An Overview of Breast Milk
You might have heard lactation experts and midwives talk about different types of breast milk, and it can be a little confusing to understand at first. Let’s talk about the different types of breast milk and begin to answer all your questions!
The very first kind of breast milk that you produce in the last trimester and immediately after birth is colostrum. Colostrum is small in volume but high in nutrition and immunity-building cells.
Colostrum is often called liquid gold because of how important it is! It contains important nutrients that help build gut immunity and helps clear meconium from your baby’s intestines.
Colostrum is usually produced in the third trimester and lasts 2-4 days after birth which is when you start making transitional milk.
It’s a good time to practice breastfeeding without the unwieldiness of milk since you’re producing a limited amount and your baby only needs a limited amount.
After 2-5 days, the mother stops producing colostrum and shifts into producing transitional breast milk.
Transitional milk is a mixture of colostrum and mature milk. It helps your baby transition to mature milk by gradually conditioning their gut.
The composition of transitional milk changes by the day, slowly building up to the increased nutritional demands of the baby.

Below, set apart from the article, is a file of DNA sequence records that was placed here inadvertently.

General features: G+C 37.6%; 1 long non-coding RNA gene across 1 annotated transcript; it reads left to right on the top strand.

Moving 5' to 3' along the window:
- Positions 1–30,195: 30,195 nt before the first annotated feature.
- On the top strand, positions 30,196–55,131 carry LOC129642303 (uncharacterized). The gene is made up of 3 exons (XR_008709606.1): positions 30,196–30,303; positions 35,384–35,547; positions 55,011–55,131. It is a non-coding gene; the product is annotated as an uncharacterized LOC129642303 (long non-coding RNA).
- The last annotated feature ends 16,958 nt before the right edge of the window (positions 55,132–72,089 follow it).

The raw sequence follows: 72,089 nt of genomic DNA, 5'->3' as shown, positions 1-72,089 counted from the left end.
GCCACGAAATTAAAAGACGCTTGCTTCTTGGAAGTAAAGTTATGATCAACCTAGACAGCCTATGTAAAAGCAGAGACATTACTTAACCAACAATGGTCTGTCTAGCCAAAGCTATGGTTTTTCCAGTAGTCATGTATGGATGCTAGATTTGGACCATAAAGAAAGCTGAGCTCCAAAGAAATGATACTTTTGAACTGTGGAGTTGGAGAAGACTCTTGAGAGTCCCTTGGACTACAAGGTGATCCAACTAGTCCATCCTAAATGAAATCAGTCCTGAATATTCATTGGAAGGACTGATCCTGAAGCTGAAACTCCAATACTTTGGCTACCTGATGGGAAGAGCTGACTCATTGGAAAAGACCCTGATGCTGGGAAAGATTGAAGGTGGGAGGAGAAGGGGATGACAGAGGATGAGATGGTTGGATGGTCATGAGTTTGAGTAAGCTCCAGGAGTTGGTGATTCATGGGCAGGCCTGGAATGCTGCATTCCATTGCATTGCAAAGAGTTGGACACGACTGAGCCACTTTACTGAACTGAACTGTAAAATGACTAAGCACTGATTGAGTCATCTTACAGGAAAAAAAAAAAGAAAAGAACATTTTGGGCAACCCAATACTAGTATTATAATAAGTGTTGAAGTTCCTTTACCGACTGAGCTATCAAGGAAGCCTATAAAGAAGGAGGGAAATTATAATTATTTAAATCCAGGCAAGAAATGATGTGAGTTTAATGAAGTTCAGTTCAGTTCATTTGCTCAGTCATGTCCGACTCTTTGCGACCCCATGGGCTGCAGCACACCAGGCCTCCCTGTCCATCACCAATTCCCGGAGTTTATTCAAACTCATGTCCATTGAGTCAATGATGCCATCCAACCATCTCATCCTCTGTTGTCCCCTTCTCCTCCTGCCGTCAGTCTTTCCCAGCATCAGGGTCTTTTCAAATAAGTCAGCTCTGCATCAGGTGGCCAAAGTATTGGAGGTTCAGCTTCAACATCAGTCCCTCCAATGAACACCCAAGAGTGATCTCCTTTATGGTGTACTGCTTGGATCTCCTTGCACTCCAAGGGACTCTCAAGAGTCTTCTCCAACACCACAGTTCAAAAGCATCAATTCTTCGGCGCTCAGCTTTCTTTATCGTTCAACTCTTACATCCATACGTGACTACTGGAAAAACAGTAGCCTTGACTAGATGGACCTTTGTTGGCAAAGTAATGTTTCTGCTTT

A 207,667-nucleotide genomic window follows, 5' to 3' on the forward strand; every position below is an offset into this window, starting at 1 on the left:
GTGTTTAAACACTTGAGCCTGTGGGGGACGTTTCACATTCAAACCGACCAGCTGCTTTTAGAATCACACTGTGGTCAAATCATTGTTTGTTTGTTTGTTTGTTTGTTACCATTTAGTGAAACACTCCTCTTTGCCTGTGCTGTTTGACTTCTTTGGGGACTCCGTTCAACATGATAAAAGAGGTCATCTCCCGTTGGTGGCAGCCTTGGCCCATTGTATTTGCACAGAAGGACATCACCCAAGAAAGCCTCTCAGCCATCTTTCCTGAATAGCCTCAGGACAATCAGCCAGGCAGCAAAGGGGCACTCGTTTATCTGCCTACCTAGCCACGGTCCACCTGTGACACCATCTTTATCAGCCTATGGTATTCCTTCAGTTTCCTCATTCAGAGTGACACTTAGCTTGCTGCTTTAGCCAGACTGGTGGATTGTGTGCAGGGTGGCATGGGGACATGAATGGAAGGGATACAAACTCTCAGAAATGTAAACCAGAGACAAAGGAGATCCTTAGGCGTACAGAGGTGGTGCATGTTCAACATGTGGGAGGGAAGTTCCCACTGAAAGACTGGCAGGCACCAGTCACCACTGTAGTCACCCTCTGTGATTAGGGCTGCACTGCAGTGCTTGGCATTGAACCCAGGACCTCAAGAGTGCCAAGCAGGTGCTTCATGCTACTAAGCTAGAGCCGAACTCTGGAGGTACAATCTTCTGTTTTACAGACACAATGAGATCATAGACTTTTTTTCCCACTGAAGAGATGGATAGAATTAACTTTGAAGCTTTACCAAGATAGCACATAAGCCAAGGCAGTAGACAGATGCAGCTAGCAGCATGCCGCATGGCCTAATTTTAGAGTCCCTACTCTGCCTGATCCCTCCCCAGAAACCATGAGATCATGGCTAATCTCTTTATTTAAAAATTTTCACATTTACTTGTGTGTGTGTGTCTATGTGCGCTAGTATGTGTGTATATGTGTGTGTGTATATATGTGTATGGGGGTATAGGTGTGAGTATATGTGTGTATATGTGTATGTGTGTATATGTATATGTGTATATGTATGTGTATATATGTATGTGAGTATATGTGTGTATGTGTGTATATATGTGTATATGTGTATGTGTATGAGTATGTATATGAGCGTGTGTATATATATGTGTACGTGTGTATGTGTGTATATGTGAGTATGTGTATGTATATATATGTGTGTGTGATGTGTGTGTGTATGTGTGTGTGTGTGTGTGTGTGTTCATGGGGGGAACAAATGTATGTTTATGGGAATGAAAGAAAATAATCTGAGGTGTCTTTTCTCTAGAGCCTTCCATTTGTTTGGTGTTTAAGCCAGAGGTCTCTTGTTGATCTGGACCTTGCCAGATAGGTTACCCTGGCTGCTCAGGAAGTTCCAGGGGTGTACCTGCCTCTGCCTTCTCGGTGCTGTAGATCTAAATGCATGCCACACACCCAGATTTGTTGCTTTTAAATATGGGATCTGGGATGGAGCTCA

You produce transitional milk from day 5 to approximately day15 postpartum.
The final form of milk produced and sustained is known as mature breast milk. Most mothers start producing mature milk at about week 2 postpartum.
Mature breast milk is composed of 87% water, 7% sugar (known as lactose), 4% fat, and 1% protein. This composition may vary to match your baby’s nutritional demands.
This type of breastmilk is what you produce for as long as you breastfeed. However, if the mother becomes pregnant during breastfeeding, the composition may go back to colostrum under hormonal influence.
Mature milk can be broken down further: fore-milk and hind milk.
Fore-milk: This type of milk is produced during the initial half of each feeding. It contains more water, vitamins, and protein and is the bulk of what fills your baby up.
Hind milk: This milk is produced at the end of each feeding. It contains higher levels of fat and contains the necessary components for weight gain. It is smaller in volume compared to foremilk.
We hope this helps you understand some of the differences between breastmilk and the changes that occur throughout your breastfeeding journey! If you ever have any questions, feel free to give us a call!